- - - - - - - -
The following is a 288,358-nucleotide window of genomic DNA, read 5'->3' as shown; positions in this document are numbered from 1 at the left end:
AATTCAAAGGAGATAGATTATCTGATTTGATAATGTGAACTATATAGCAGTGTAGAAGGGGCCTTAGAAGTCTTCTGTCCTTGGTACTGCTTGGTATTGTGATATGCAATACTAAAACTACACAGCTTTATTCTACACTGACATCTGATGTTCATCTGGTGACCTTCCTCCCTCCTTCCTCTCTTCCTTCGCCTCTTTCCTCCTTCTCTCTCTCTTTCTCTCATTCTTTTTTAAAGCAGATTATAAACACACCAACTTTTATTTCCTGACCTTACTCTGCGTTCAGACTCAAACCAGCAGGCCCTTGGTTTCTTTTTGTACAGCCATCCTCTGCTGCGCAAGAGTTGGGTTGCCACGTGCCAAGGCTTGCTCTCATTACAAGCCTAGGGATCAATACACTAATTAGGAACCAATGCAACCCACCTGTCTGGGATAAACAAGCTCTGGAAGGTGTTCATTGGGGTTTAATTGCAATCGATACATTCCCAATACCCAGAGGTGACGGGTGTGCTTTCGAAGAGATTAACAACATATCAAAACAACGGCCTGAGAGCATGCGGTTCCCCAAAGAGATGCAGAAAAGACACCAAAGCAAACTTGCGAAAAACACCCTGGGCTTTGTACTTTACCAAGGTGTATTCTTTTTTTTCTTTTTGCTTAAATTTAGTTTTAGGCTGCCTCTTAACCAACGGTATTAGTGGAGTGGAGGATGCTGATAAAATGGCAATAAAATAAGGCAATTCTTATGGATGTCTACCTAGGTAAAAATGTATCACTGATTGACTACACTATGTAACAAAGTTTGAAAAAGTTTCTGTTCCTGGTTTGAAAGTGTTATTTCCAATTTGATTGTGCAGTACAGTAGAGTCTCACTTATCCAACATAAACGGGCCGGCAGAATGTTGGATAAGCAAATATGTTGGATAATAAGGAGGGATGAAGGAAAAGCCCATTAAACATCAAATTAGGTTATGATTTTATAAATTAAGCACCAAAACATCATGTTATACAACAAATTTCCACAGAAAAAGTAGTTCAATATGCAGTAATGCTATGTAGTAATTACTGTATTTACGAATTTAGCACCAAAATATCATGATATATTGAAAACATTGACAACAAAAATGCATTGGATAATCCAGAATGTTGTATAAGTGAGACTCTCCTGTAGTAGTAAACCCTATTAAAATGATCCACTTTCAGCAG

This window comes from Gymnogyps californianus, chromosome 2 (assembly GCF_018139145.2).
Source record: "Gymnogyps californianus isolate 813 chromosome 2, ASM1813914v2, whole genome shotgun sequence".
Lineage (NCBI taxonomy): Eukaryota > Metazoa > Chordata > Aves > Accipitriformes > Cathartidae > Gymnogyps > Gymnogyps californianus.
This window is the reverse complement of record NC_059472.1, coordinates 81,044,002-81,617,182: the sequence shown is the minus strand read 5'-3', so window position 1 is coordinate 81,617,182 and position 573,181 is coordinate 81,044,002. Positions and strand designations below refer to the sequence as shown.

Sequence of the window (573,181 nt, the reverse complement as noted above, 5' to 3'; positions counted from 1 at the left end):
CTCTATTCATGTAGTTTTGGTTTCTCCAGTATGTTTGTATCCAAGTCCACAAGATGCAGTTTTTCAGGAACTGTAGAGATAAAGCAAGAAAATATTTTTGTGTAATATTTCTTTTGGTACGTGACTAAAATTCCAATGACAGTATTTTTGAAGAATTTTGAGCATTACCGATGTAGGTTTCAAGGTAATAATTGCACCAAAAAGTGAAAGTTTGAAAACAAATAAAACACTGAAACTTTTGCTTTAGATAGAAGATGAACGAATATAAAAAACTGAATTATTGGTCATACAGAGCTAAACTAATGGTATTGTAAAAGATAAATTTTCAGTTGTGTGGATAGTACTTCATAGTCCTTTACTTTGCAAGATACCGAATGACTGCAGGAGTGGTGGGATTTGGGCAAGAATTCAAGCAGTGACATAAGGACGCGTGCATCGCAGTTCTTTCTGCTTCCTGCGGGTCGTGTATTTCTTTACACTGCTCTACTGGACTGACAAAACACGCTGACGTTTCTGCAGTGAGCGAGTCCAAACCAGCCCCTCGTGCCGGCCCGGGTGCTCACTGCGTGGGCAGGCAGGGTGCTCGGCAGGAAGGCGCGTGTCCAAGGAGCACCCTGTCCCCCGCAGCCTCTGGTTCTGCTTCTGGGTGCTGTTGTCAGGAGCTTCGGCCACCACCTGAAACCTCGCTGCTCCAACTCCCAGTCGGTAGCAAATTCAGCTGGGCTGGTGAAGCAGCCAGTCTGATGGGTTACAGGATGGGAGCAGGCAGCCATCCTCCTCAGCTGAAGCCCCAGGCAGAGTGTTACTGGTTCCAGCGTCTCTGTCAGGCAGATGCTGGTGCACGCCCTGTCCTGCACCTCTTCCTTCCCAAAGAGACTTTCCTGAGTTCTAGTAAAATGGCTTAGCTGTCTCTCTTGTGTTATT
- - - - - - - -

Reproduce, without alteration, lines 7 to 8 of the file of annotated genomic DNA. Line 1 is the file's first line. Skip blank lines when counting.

Sequence of the window (573,181 nt, the reverse complement as noted above, 5' to 3'; positions counted from 1 at the left end):
CTCTATTCATGTAGTTTTGGTTTCTCCAGTATGTTTGTATCCAAGTCCACAAGATGCAGTTTTTCAGGAACTGTAGAGATAAAGCAAGAAAATATTTTTGTGTAATATTTCTTTTGGTACGTGACTAAAATTCCAATGACAGTATTTTTGAAGAATTTTGAGCATTACCGATGTAGGTTTCAAGGTAATAATTGCACCAAAAAGTGAAAGTTTGAAAACAAATAAAACACTGAAACTTTTGCTTTAGATAGAAGATGAACGAATATAAAAAACTGAATTATTGGTCATACAGAGCTAAACTAATGGTATTGTAAAAGATAAATTTTCAGTTGTGTGGATAGTACTTCATAGTCCTTTACTTTGCAAGATACCGAATGACTGCAGGAGTGGTGGGATTTGGGCAAGAATTCAAGCAGTGACATAAGGACGCGTGCATCGCAGTTCTTTCTGCTTCCTGCGGGTCGTGTATTTCTTTACACTGCTCTACTGGACTGACAAAACACGCTGACGTTTCTGCAGTGAGCGAGTCCAAACCAGCCCCTCGTGCCGGCCCGGGTGCTCACTGCGTGGGCAGGCAGGGTGCTCGGCAGGAAGGCGCGTGTCCAAGGAGCACCCTGTCCCCCGCAGCCTCTGGTTCTGCTTCTGGGTGCTGTTGTCAGGAGCTTCGGCCACCACCTGAAACCTCGCTGCTCCAACTCCCAGTCGGTAGCAAATTCAGCTGGGCTGGTGAAGCAGCCAGTCTGATGGGTTACAGGATGGGAGCAGGCAGCCATCCTCCTCAGCTGAAGCCCCAGGCAGAGTGTTACTGGTTCCAGCGTCTCTGTCAGGCAGATGCTGGTGCACGCCCTGTCCTGCACCTCTTCCTTCCCAAAGAGACTTTCCTGAGTTCTAGTAAAATGGCTTAGCTGTCTCTCTTGTGTTATT